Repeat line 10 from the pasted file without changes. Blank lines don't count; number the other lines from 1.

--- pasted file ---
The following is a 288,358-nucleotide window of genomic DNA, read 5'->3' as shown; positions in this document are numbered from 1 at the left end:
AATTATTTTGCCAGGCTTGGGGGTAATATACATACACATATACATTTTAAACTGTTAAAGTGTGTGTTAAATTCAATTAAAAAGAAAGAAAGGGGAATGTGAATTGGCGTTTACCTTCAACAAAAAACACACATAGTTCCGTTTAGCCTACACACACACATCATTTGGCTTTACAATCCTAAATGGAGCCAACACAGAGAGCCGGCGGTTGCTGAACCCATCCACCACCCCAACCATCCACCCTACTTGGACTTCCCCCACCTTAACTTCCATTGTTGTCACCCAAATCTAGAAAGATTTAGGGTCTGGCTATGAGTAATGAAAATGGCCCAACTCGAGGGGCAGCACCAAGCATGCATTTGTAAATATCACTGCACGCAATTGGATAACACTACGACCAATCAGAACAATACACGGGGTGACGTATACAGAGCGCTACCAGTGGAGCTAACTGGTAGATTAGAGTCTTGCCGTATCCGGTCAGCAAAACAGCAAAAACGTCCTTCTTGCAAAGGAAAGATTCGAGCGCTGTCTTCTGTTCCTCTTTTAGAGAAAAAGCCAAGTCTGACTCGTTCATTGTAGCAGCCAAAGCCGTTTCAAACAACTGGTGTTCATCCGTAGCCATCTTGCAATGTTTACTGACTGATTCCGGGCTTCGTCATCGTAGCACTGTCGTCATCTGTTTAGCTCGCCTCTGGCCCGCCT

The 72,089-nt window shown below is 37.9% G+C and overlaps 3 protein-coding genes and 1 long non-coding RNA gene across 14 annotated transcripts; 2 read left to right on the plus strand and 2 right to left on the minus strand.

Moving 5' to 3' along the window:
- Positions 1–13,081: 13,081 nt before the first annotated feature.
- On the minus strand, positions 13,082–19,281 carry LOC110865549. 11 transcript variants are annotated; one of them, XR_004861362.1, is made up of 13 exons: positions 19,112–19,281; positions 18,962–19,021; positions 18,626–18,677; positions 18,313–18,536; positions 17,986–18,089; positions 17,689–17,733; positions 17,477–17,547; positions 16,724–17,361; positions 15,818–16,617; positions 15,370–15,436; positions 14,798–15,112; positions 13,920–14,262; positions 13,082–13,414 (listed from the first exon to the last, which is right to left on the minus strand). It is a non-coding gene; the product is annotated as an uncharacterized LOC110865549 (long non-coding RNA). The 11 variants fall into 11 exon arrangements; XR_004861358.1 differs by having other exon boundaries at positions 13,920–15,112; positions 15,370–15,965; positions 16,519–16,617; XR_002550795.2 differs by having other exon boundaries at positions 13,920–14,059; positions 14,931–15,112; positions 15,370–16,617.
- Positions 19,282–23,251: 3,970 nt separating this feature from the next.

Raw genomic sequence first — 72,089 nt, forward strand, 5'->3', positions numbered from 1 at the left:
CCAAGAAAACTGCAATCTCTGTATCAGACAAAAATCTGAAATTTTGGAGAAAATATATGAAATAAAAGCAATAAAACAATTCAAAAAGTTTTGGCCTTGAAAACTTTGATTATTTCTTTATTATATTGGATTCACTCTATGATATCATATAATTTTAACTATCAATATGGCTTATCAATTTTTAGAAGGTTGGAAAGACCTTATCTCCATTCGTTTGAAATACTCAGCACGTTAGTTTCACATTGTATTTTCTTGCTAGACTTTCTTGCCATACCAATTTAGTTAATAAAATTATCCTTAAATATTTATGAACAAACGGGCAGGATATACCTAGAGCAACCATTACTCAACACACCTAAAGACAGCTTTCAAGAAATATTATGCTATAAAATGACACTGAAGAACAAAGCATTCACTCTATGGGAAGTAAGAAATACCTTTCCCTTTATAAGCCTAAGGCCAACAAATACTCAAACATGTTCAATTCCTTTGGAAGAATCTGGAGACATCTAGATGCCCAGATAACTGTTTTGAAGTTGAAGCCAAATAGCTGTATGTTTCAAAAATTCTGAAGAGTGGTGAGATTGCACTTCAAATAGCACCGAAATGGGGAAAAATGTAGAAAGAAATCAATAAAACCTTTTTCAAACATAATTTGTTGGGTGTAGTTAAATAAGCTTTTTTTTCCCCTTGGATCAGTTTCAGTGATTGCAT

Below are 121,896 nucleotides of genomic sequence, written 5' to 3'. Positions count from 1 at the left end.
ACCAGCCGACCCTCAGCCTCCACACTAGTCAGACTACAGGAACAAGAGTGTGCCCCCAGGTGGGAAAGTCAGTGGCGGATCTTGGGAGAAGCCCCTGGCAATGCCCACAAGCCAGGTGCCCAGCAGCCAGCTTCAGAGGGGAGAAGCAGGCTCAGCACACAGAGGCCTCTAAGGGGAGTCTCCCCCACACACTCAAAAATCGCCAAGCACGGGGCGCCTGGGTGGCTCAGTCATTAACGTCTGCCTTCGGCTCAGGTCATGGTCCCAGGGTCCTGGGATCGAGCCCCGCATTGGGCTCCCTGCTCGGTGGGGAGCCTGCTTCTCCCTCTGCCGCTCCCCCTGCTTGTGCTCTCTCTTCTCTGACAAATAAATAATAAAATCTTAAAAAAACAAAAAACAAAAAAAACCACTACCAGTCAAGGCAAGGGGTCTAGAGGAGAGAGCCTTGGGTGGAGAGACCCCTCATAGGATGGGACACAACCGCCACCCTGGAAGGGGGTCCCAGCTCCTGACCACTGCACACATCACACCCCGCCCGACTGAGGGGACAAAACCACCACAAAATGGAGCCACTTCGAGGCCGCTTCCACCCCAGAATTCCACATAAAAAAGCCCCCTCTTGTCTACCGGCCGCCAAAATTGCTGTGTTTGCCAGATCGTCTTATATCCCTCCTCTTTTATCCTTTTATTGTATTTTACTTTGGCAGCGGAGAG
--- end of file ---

Below are 121,896 nucleotides of genomic sequence, written 5' to 3'. Positions count from 1 at the left end.